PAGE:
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Writings of Nichiren Shonin Volume 7 2nd Edition

Writings of Nichiren Shonin Volume 7 2nd Edition

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This volume, the 15th project of the English Translation Committee of the Nichiren Shū Overseas Propagation Promotion Association (NOPPA), concludes the English translation project of Nichiren Shōnin's writings sponsored by NOPPA. It constitutes all 86 writings of Buddhist reformer Nichiren Shōnin (1222-1282) included in the Nichiren Shonin Zenshū, Complete Writings of Nichiren Shonin, Volume 7: Followers II, compiled by Genshō Imanari, Professor Emeritus of Risshō University, and published in Tokyo in 1992.

The Nichiren Shonin Zenshu is a modern Japanese version of Nichiren's original writings, translated and edited with annotations by modern scholars of Nichiren Buddhism. Despite its all-inclusive title, the Zenshu is highly selective in that it takes into account only writings considered bibliographically authentic: attested to by original manuscripts. Among such texts, those included in the Showa Teihon Nichiren Shonin Ibun, Writings of Nichiren Shonin Standardized in the Showa Period, complied by the Rissho Daigaku Nichiren Kyogaku Kenkyu-jo, Center for the Study of Nichiren Buddhism, published by Minobusan Kuonji Temple between 1951 and 1959, are considered the most authoritative, and they provide the basic texts for this volume.

This is the second of the two "Followers" volumes and presents a vivid picture of life at Mt. Minobu during the last years of Nichiren's life. Those who visit Mt. Minobu today are used to arriving in comfort, seated in cars and buses, staying in welcoming accommodations with delicious food and drink, and visiting beautiful temples and shrines to pay our respects to the Lotus Sutra, Shakyamuni Buddha and Nichiren Shonin. In the days Nichiren lived there, the journey to Mt. Minobu was difficult. In good weather roads were steep, narrow and filled with hazards. In winter they were even worse.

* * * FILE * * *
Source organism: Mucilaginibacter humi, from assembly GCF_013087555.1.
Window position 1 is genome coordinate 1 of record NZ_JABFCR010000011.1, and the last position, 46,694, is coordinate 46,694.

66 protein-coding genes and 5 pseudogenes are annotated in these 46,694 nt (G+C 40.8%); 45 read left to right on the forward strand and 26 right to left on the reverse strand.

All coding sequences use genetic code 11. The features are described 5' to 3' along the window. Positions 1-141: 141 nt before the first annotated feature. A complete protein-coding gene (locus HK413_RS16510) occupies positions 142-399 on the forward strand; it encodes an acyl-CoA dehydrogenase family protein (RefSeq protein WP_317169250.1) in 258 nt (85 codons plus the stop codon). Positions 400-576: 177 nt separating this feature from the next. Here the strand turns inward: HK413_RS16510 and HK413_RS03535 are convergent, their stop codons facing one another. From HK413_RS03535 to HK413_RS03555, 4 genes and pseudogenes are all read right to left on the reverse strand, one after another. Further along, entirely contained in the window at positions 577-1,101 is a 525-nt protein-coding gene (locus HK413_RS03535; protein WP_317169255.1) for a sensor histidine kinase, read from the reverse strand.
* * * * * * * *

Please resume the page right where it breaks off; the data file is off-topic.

It was impossible for the community gathered around Nichiren to support itself, so they were entirely dependent on donations brought to Mt. Minobu. While Nichiren was always grateful for any donations he received, his thank-you letters describe how tenuous their survival was in that harsh environment.

In one of his replies to Lord Ueno, Nichiren told Ueno how "The two meter deep snow covered mountain path, which normally has no traffic, makes it impossible for anyone to visit me here." His "clothing [was] not thick enough to protect me against the freezing weather," his food supply was gone and he felt like he was at the end of his life. When he received Ueno's donation he "had just made up my mind to die of hunger once and for all," but Ueno's gift "was like adding oil to a light that was about to burn out."

Had it not been for those who supported Nichiren's life on Minobu we would not have our practice of the Wonderful Dharma today. We should be inspired by these letters to continue to support Mt. Minobu and everywhere else where people work to spread Nichiren's faith and insight throughout the world.

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